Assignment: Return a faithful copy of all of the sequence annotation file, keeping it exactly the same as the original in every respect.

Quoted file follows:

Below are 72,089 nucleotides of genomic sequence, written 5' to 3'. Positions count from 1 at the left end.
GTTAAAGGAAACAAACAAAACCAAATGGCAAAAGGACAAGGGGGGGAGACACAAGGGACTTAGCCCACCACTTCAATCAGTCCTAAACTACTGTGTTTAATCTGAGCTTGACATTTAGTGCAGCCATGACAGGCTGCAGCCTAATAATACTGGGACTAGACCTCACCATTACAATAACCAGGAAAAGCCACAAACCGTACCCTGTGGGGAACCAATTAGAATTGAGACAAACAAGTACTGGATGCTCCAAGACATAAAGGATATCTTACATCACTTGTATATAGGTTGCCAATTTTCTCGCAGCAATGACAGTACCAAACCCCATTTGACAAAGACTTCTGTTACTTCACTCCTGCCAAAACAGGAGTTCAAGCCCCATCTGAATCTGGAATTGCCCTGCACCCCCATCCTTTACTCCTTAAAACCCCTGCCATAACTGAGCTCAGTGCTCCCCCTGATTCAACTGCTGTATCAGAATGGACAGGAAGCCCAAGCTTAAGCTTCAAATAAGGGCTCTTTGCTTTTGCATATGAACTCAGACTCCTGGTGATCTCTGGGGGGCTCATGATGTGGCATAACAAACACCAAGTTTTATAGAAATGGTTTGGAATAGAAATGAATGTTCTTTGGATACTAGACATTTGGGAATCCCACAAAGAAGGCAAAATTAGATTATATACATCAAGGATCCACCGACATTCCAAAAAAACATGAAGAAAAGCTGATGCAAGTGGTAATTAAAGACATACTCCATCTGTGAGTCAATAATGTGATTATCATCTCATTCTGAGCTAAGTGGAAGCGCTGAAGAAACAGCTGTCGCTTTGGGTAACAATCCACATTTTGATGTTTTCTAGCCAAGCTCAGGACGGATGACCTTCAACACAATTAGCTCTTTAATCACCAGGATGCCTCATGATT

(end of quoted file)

Below are 72,089 nucleotides of genomic sequence, written 5' to 3'. Positions count from 1 at the left end.
GTTAAAGGAAACAAACAAAACCAAATGGCAAAAGGACAAGGGGGGGAGACACAAGGGACTTAGCCCACCACTTCAATCAGTCCTAAACTACTGTGTTTAATCTGAGCTTGACATTTAGTGCAGCCATGACAGGCTGCAGCCTAATAATACTGGGACTAGACCTCACCATTACAATAACCAGGAAAAGCCACAAACCGTACCCTGTGGGGAACCAATTAGAATTGAGACAAACAAGTACTGGATGCTCCAAGACATAAAGGATATCTTACATCACTTGTATATAGGTTGCCAATTTTCTCGCAGCAATGACAGTACCAAACCCCATTTGACAAAGACTTCTGTTACTTCACTCCTGCCAAAACAGGAGTTCAAGCCCCATCTGAATCTGGAATTGCCCTGCACCCCCATCCTTTACTCCTTAAAACCCCTGCCATAACTGAGCTCAGTGCTCCCCCTGATTCAACTGCTGTATCAGAATGGACAGGAAGCCCAAGCTTAAGCTTCAAATAAGGGCTCTTTGCTTTTGCATATGAACTCAGACTCCTGGTGATCTCTGGGGGGCTCATGATGTGGCATAACAAACACCAAGTTTTATAGAAATGGTTTGGAATAGAAATGAATGTTCTTTGGATACTAGACATTTGGGAATCCCACAAAGAAGGCAAAATTAGATTATATACATCAAGGATCCACCGACATTCCAAAAAAACATGAAGAAAAGCTGATGCAAGTGGTAATTAAAGACATACTCCATCTGTGAGTCAATAATGTGATTATCATCTCATTCTGAGCTAAGTGGAAGCGCTGAAGAAACAGCTGTCGCTTTGGGTAACAATCCACATTTTGATGTTTTCTAGCCAAGCTCAGGACGGATGACCTTCAACACAATTAGCTCTTTAATCACCAGGATGCCTCATGATT